“There’s a reason they should believe they should win 90 games — or more,” Byrd said. “Then you bring in character guys like a Curtis Granderson, a Chris Young, Bartolo (Colon). And guys that can actually play. They’re good, and they help a team win. With the chemistry of the guys over there, it was all about getting better.”

But hey writers who get paid to cover the team, let’s not expand on that thought – let’s instead focus all of our attention on an e-blast that leads to “how to fix the Mets” type thoughts. Meanwhile, guys who were just here are trying to tell you things aren’t as bad as you HOPE they are.

When GM Sandy Alderson set the goal at 90 wins, you couldn’t click on a Mets related site or twitter feed without somebody mocking the thought. Yet here’s a guy who was just here last year, he says the team SHOULD win 90 games and suddenly we hear crickets from the commentary? That is, until an e-blast goes out and all of a sudden everybody who can type has to try and rip it apart in an attempt to ensure the negativity continues.

It’s common for fans to look down on ownership during tough times, but it’s funny that in 2006 I don’t remember cries for new owners in Flushing. It’s odd that in 1999 or 2000, the Wilpon’s seemed to be a good enough fit for this team. I wonder why that is?

The truth is, the Mets make odd marketing decisions sometimes (ie Shea closing ceremony, Citi Field not celebrating the franchise etc.) but that doesn’t truly impact me as a fan.

The truth is, the “little brother” mentality is influenced by the people who enjoy mocking everything the Mets do and hoping they make poor decisions (such as spending money on players nobody wants) just for the sake of making them.

I don’t care about an e-blast, I don’t get offended by e-marketing piggy backing off a silly comment made at the Granderson press conference, I don’t care what uniform they wear in an attempt to sell jerseys or what bobblehead they give away because quite frankly, casual fans like bobbleheads. Promotions are not geared toward a die-hard fan, they are geared toward the people who think voting for David Wright as the “Face of Baseball” actually means something, or to the people who need an extra incentive to purchase a ticket.

What impacts me as a fan is what happens on the field – when the team wins I’m happy, this team is playing winning baseball yet you might not even notice it if you listen to the commentary.

If it’s going to take more than winning baseball to get you to feel good about being a Mets fan, then perhaps the Mets don’t need new owners, perhaps they need new fans.

Presented By Diehards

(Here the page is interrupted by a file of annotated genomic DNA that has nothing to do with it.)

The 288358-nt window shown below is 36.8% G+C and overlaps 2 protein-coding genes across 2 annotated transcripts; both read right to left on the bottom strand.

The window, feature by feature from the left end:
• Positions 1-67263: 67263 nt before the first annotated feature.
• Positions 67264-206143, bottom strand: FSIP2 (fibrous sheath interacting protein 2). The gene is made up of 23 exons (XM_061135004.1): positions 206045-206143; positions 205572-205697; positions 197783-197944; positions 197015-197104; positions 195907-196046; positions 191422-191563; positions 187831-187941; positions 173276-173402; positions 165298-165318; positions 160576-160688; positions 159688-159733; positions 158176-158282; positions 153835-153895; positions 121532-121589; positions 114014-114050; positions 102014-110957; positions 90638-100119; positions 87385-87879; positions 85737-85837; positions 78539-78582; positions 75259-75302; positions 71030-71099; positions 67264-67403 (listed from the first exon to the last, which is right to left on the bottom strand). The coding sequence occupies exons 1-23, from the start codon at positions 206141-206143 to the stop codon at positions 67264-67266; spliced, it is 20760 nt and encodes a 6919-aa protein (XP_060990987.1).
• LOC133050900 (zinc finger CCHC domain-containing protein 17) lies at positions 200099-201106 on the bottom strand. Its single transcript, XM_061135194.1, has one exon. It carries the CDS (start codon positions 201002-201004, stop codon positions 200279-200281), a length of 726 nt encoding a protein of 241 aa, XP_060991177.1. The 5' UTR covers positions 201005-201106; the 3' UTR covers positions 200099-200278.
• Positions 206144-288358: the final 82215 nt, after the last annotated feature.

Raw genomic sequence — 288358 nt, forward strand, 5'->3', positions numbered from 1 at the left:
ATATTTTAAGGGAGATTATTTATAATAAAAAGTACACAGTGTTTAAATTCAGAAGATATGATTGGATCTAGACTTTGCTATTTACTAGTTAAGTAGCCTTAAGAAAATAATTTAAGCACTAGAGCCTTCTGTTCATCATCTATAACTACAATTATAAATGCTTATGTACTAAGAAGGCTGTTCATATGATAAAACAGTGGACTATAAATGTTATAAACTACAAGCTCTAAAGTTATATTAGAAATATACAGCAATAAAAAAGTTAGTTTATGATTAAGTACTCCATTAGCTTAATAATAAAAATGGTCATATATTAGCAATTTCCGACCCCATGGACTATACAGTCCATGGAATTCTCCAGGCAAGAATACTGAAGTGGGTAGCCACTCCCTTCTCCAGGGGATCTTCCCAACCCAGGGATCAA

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And The Beat Goes On Thu, 01 May 2014 14:41:16 +0000 You know what I am growing tired of lately? It seems the people who cover the New York Mets feel it is their obligation to contribute whatever they can to ensure the fan base feels as lousy as possible with regards to their support of the NY Mets.

I don’t understand why crushing the team you cover rather than just simply reporting on them seems to be the cool thing to do.

I’m really tired of it. It seems that in order for these writers to get any attention at all, they feel the need to join the complaining minority and stir the pot with every single decision the Mets make.

When did covering a baseball team (who by the way is off to their best start since 2007) become a job that is based on poor humor and antagonizing rather than quality information?

This past week I saw three things that drove me to this post.lardball

The first was NY Post writer Mike Puma’s embarrassing attempt at humor with regards to Bartolo Colon’s weight. Here’s a fun fact for you Puma – Colon comes to the Mets as probably the third most accomplished pitcher prior to coming to the Mets in the last 20 years (After Pedro Martinez and Johan Santana). How about you report on that rather than cheap open mic night humor about his weight?

The second was Adam Rubin of ESPN posting his five ways to fix the Mets. I really like Rubin, and to be honest – this “offense” to me is the lesser of the three. But to me, it was a rain out special.

Look, there are a lot of things any team can do to improve the way their fan base views them. We can talk about that later, but the bottom line is – this all could have been a post with one word, “win.”

I think Rubin could have done a much better job here, and gotten more in detail with his views. Instead, I feel like he went the easy way out and appealed to the “little brother” mentality that we are not the Yankees, and we should aim to be just like them.

The third, is likely what drove Rubin to write his piece, but at least he did it with a little more class than Mike Vaccaro of the (you guessed it) NY Post did today.

This letter that the Mets sent out to their fan base, in all honesty – who cares? It’s a little marketing campaign clearly based off the comments that Curtis Granderson made and they are trying to drum up some heat for the Subway Series coming up.

But instead of recognizing it for what it is, we have to invent a story and mock the franchise because the Mets are the only ones out there that try and connect with their fans through e-marketing right?